Ageing UK needs more legal input

By 2030 the number of over-80s in the UK will have doubled – raising issues over funding and age discrimination

Life expectancy is on the rise and co-morbidities are increasingly dealt with by improved drugs and technology. 

Increasing life expectancy is a cause for celebration, but it does mean more people with more complex needs, making things more likely to go wrong. 

Law firms are seeing ever more complaints, compensation claims and inquests involving elderly patients and service users. With the regulated delivery of care the level of regulation is greater than ever and the consequences of failure, not to mention the strain on resources in the health and social care system – whether that be NHS/local authority, private or voluntary – has intensified since the Mid-Staffs experience and the subsequent Francis Report.

All this, coupled with the trend towards a compensation culture, means more negligence claims are being brought on behalf of elderly patients and, with damages typically lower for older claimants (who may have no loss of earnings or a shorter period of claim for care), there is the challenge of dealing with these without disproportionate legal costs. Similarly, health and social care providers increasingly need representation at inquests where elderly patients have died, say, after falling. 

The impact on liability and other legal issues goes far beyond compensation claims. The ageing population will inevitably raise legal issues around funding – which is already squeezed – and age discrimination. There is often – and particularly of late during the election campaign – much in the press about the tension between free healthcare and means-tested social care. Such a significant line feels difficult to draw and arbitrary, especially for patients with dementia.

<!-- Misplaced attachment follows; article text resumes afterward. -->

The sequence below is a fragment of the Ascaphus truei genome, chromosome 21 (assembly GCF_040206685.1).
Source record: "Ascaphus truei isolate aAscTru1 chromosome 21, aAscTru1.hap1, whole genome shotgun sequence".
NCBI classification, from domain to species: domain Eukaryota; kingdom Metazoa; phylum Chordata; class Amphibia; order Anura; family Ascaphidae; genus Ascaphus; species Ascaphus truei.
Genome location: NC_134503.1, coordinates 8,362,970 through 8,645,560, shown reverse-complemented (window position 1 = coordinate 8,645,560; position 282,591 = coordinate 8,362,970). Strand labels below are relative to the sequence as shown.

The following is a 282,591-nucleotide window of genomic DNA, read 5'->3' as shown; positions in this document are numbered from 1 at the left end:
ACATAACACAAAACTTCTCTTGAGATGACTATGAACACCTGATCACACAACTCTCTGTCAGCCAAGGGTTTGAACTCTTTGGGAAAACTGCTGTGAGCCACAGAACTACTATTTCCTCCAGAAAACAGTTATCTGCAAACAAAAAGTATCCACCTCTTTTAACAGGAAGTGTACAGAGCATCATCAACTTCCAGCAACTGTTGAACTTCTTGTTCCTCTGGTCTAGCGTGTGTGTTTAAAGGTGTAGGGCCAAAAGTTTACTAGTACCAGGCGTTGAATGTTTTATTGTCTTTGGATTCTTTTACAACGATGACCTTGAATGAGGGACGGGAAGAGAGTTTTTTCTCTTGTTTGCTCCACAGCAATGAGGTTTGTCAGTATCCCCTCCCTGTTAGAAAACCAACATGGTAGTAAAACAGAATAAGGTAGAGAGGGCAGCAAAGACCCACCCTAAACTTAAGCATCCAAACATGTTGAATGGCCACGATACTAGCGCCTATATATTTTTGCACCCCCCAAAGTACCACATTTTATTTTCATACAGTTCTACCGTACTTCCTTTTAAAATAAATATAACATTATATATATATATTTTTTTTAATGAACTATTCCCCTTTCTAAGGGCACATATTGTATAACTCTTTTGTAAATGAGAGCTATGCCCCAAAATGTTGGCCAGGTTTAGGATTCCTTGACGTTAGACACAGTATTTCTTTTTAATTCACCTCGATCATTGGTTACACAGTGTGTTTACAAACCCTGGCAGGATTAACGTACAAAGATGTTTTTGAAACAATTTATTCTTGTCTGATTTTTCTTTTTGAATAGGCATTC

Equally, elderly patients with dementia or other cognitive impairments often require the involvement of lawyers, who are instructed to advise Trusts treating patients who do not have the capacity to make decisions for themselves, and therefore how to act in the patient’s best interests. 

And if there are disagreements with a patient’s family, they too might need representation. 

Firms are seeing many more mental capacity cases going to the Court of Protection, as well as huge inconsistency in the use of the Deprivation of Liberty Safeguards. These were intended to protect the fundamental right to liberty, but their implementation has been thrown into disarray by a Supreme Court judgment of March 2014. 

As people live longer the health and social care system will require increasing input from the legal profession to deal with the varied challenges an ageing population inevitably throws up.

Rachel Seddon and Claire Burton are solicitors at Browne Jacobson

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